By: Brandi Stalzer, LIMHP, LPC, Clinical Supervisor, OMNI Behavioral Health Eating Disorder Clinic
One of my favorite quote goes a little something like this, “Courage in women is often mistaken for insanity.” It has helped me through times I have, personally, needed to be courageous, but after getting into the eating disorder field, this quote carries on a different meaning for me. It was originally stated by a psychiatrist hired to declare, American suffragist, Alice Paul, mentally incompetent after she was arrested and began a hunger strike in her fight for women’s right to vote. Now, I am most certainly not recommending that those reading this article begin their own hunger strike (let me repeat that – there are more effective ways to advocate your rights than a hunger strike), but it is a reminder every day in the work that I do with the clients I serve that there is a function behind every human behavior – even behavior that on the surface appears “insane.”
Family and friends of those suffering from an eating disorder often come into therapy with a “fix it” mentality, and often do not see that in order to treat the disorder more than just decreasing an unwanted behavior (e.g., reduce purging) or increasing a desired behavior (e.g., eating adequate meals) needs to occur. The function of those behaviors needs explored, and more adaptive ways of addressing the function should be identified. Although research is limited in the field of eating disorders most functions currently identified can be categorized as serving interpersonal, intrapersonal, and biological needs.
Eating disorders can be a way to communicate that something is wrong in their life. The damage that is caused by an eating disorder can be a very obvious way of saying “I’m not okay.” Other individuals describe that the praise that they obtain for shaping their body differently can be very rewarding.
Many of the individuals that I work with have difficulty managing their emotions or the sensations they experience when they emote or eat. Eating disorders can be a way to avoid those uncomfortable feelings or sensations. Additionally, individuals who are prone to depressive symptoms often have thoughts about being ineffective. An eating disorder may serve to feel accomplished in something else.
For clients that are in a state of malnourishment, cognitive functioning often decreases due to the lack of nutrients in the body. Tasks such as recalling information readily become increasingly more difficult to do. Often clients rely on previous behaviors, because it requires less cognitive functioning to recall familiar behaviors. Even clients who can see the benefits of treating their disorder may engage in disordered eating patterns out of repetition to serve a biological function, such as utilizing less cognitive functioning.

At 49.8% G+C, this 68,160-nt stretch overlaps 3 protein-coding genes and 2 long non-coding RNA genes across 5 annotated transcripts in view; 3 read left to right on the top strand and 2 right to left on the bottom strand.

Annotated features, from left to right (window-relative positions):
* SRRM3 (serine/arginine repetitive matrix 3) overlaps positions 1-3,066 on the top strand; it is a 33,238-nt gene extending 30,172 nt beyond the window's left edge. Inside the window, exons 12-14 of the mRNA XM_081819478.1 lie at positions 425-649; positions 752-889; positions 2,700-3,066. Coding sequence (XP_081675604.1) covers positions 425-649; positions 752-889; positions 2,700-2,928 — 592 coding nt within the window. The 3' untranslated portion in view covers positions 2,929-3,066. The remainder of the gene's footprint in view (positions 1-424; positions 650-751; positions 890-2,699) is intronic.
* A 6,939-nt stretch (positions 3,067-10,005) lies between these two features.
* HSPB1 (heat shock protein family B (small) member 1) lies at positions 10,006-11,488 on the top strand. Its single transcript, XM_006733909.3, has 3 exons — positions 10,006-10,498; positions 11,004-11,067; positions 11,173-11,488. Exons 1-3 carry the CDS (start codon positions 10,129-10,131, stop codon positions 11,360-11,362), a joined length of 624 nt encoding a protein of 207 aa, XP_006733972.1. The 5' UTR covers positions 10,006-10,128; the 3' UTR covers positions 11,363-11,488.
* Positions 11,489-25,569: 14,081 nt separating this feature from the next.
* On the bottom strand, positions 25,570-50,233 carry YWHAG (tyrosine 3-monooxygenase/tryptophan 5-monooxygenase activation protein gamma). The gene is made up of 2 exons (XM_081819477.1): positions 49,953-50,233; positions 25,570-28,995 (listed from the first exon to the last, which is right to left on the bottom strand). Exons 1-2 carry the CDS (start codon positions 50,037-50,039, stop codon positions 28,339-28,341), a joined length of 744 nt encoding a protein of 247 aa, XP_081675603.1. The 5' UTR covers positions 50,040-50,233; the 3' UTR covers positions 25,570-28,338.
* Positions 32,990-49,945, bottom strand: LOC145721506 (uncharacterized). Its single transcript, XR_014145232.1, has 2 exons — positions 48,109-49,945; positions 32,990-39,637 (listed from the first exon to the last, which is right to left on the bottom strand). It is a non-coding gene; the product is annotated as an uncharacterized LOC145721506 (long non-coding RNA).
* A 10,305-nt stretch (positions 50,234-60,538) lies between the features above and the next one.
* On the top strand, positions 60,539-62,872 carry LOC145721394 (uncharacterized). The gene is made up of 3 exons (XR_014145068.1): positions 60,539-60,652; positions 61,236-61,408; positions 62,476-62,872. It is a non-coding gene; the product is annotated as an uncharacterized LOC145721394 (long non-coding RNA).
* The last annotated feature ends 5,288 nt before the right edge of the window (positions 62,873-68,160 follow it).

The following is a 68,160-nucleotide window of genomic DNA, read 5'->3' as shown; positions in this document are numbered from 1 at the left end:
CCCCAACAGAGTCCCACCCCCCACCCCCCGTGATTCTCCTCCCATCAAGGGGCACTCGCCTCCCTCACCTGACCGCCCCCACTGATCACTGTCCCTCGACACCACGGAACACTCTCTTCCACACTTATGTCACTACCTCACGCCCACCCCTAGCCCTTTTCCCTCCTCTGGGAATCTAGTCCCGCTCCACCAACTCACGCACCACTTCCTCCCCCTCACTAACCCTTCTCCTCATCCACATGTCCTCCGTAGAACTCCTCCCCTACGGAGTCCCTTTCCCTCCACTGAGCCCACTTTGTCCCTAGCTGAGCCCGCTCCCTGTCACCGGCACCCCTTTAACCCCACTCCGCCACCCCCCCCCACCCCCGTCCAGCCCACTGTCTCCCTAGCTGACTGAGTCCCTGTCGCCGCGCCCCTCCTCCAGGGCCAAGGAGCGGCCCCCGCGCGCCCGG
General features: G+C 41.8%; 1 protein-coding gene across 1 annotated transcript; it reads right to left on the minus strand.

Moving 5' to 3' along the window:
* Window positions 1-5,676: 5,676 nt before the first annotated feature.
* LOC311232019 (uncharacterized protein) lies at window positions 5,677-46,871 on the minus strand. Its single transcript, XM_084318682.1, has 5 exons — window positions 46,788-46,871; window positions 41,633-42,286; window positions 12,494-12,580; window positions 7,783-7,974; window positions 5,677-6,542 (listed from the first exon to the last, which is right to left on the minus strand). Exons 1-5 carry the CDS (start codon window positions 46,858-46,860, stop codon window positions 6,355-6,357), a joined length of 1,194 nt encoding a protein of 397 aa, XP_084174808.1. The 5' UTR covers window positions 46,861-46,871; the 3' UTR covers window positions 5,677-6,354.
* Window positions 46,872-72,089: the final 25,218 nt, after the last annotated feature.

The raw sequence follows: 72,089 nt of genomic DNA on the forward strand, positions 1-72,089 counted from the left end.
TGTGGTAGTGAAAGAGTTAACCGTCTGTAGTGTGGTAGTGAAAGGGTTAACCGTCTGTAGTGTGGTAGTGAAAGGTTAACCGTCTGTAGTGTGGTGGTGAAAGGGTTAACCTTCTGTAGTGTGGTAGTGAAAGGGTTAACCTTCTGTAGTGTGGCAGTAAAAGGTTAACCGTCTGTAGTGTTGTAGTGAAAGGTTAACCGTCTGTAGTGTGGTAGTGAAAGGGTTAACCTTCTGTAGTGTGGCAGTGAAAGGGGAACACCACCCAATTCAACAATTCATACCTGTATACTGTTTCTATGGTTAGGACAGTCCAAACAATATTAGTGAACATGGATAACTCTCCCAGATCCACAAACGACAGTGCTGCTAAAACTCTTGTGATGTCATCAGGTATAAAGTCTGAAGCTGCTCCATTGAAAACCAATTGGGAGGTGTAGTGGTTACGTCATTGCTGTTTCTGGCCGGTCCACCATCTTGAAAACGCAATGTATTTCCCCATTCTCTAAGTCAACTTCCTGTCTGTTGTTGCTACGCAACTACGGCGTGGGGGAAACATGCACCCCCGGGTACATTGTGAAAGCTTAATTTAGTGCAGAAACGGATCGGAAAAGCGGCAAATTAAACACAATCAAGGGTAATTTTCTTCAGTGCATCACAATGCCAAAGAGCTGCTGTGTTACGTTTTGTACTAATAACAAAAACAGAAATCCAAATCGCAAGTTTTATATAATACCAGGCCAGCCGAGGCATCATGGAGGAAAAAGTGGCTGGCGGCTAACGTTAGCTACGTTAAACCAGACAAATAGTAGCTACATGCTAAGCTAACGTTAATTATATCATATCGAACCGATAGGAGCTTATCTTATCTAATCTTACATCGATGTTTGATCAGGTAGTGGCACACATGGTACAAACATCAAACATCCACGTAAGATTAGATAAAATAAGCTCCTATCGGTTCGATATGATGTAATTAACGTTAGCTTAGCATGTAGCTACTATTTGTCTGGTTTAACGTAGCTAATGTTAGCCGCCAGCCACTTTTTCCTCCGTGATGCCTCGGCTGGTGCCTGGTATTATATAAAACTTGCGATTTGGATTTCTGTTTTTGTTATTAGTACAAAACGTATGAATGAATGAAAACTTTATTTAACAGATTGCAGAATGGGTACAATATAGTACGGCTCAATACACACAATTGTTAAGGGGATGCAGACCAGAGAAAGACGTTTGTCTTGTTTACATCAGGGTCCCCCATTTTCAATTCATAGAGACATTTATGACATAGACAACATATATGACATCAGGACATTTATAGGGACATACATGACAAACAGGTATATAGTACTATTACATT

So, what can family and friends do to support therapeutic work in eating disorder treatment?
- Listen to the individual’s own perception of how their eating disorder serves them.
- If they are part of the function, identify their own part in managing the environment.
- Recognize that your loved one’s eating disorder may have multiple functions.
- Remembering your role in your loved one’s care. Your loved one’s therapist and the individual will work to identify ways to replace the function with something more effective. Depending on the needs of the client, it is likely your role is more supportive than someone who needs to find solutions.
- In addition to recognizing that increasing a desired behavior or decreasing an unwanted behavior, know that continued work needs to occur to treat the underlying causes of the disorder. To date, Enhanced Cognitive Behavioral Therapy has been found to be the most efficacious method in the treatment of eating disorders.
- Lastly, understanding that change can be slow and takes time.
Brandi Stalzer is a licensed independent mental health practitioner and is the Clinical Supervisor at OMNI Behavioral Health’s Eating Disorder Clinic. For more information on ways OMNI Behavioral Health can be of service to you or a loved one, please visit omnibheavioralhealth.com or contact her at firstname.lastname@example.org or 402-333-0898.
Fairburn, C. G. (2009). Cognitive behavior therapy and eating disorders.
Lavender, A., & Schmidt, U. (2006). Cognitive-behavioural case formulation in complex eating disorders. Case formulation in cognitive behaviour therapy: The treatment of challenging and complex cases, 238-262.